Hedge Fund Octagon Returning Outside Money to Run Family OfficeSuzy Waite
Former GIC managers to return capital to investors by February
Firm will run the quant equity strategy with partner capital
Octagon Capital Management Pte , a hedge-fund firm started by former Government of Singapore Investment Corp. executives, will return all client money in its two funds and convert to a family office, joining a rising number of managers going back to running in-house capital.
Investors will receive their money early next month, co-founder Lam Poh Min said in an instant message exchange from Singapore. Lam and other Octagon Capital executives are meeting with investors this week, he said. The firm will continue to manage the quantitative equity fund with executives’ and partners’ money, as well as capital from friends and family, Lam said.
"We believe it’s time to move on," Lam said. “Hedge funds are going back to their roots, and I’m certain this trend will continue,” he said, referring to firms returning outside capital to focus on managing their own money.
Michael Platt’s BlueCrest Capital Management, Doug Hirsch’s Seneca Capital, Scott Bommer’s SAB Capital Management and Martin Taylor and Nick Barnes’s Nevsky Capital are among firms that have shut down or returned outside capital amid investor redemptions, weak returns, shrinking fees and mounting costs to run hedge funds. BlackRock Inc., the world’s largest asset manager, is winding down a global macro hedge fund after losses and investor redemptions eroded assets, while Piquant Capital is shutting its quantitative hedge fund as it failed to attract investor money after making a loss in 2014.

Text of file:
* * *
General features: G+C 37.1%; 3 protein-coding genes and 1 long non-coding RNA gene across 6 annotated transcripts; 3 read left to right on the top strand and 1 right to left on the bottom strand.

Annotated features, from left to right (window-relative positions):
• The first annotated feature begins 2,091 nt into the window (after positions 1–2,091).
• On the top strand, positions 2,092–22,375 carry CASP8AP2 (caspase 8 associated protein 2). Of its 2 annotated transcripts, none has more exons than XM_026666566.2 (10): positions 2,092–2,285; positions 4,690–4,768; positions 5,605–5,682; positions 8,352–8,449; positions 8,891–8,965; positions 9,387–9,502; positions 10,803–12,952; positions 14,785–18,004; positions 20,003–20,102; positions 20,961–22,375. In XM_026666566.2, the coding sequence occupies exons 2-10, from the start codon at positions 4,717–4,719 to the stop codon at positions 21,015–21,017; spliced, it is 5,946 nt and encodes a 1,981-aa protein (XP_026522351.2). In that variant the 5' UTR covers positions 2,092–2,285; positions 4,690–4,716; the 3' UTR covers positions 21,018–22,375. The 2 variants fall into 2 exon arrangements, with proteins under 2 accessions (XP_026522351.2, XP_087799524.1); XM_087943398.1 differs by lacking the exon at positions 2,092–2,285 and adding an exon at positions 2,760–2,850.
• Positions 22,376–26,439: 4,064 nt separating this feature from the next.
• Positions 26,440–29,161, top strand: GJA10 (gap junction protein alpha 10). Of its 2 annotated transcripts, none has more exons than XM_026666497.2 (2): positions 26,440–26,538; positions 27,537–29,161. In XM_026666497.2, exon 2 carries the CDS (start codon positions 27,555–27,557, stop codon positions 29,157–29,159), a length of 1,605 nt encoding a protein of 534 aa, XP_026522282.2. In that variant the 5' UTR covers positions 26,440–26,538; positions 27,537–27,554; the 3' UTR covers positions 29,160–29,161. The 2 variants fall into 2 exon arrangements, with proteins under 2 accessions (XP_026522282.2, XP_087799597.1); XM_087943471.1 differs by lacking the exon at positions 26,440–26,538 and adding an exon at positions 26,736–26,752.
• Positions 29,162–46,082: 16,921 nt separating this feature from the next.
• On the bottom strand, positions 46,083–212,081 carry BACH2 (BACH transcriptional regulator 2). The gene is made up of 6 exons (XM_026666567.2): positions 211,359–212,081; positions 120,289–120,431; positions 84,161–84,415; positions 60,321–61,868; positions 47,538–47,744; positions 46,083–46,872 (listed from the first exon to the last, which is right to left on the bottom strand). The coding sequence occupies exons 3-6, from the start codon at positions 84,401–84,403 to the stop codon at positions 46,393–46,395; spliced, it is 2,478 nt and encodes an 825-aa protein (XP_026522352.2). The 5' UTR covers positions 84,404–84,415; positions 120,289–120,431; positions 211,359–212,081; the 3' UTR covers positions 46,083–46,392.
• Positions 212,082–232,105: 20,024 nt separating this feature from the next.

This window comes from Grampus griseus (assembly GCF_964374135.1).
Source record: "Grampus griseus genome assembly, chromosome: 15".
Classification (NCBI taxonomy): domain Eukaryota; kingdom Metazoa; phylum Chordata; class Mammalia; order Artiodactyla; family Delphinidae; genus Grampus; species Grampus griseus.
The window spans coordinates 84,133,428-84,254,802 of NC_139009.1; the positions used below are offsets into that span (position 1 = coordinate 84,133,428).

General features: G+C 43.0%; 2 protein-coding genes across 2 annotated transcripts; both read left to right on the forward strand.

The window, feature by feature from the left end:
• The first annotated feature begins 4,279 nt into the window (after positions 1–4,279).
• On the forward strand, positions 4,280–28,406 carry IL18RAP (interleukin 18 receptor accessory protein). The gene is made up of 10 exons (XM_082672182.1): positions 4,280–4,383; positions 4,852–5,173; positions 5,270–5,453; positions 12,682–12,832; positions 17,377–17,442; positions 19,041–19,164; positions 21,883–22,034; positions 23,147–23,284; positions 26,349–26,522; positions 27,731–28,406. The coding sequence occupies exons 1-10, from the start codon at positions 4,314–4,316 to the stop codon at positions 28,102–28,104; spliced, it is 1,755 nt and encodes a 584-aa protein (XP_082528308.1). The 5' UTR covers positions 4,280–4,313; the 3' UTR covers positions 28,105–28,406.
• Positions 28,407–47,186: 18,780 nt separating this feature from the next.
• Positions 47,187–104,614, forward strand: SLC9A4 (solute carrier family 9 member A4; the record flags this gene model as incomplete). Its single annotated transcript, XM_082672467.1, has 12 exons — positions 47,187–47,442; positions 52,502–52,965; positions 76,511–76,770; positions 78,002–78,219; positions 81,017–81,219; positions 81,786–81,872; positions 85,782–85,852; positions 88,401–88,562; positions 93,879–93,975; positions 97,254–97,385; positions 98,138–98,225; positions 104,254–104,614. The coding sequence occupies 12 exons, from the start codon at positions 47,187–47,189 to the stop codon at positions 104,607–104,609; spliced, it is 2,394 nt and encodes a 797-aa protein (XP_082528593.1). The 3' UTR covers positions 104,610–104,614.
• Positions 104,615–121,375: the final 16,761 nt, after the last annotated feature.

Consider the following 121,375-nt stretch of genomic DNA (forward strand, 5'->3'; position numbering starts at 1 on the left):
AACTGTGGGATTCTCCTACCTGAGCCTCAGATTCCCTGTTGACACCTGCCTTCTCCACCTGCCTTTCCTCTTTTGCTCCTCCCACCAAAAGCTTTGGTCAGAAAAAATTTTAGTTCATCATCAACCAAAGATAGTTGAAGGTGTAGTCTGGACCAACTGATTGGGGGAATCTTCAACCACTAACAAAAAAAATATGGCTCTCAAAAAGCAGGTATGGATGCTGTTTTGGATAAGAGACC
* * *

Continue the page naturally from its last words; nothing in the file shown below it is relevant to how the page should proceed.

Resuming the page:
A total of 257 funds were liquidated in the third quarter of 2015, up from 200 in the previous three months, according to Hedge Fund Research Inc. This brought the total number of closures for the first nine months of 2015 to 674, compared with 661 during a year earlier.
Lam declined to disclose assets or say how much money the firm is returning. He also declined to provide returns. Once Octagon returns money to outside investors, it will consider expanding its focus to global markets since the firm will have more investment leeway as a family office, Lam said.
"Investment flexibility is an edge," he said. "We’re considering expanding our investment universe to non-Asian markets."
Lam, a former senior portfolio manager at GIC, Singapore’s sovereign wealth fund, and Nelson Chia, previously an equity trader at GIC, co-founded Octagon Capital in 2004 with $692,000, most of which was their own money. Lam, along with Octagon portfolio manager Quek Jee Ngee, were the first people at GIC to develop computer models to trade financial markets.
Octagon grew assets in its Pan Asia fund to more than $400 million in 2008 before withdrawals that year cut the size to about $124 million. The fund, which started in October 2004, employs a quantitative long-short strategy that uses computer models to make wagers on currencies and equities in Asia. A levered version began trading in July 2012.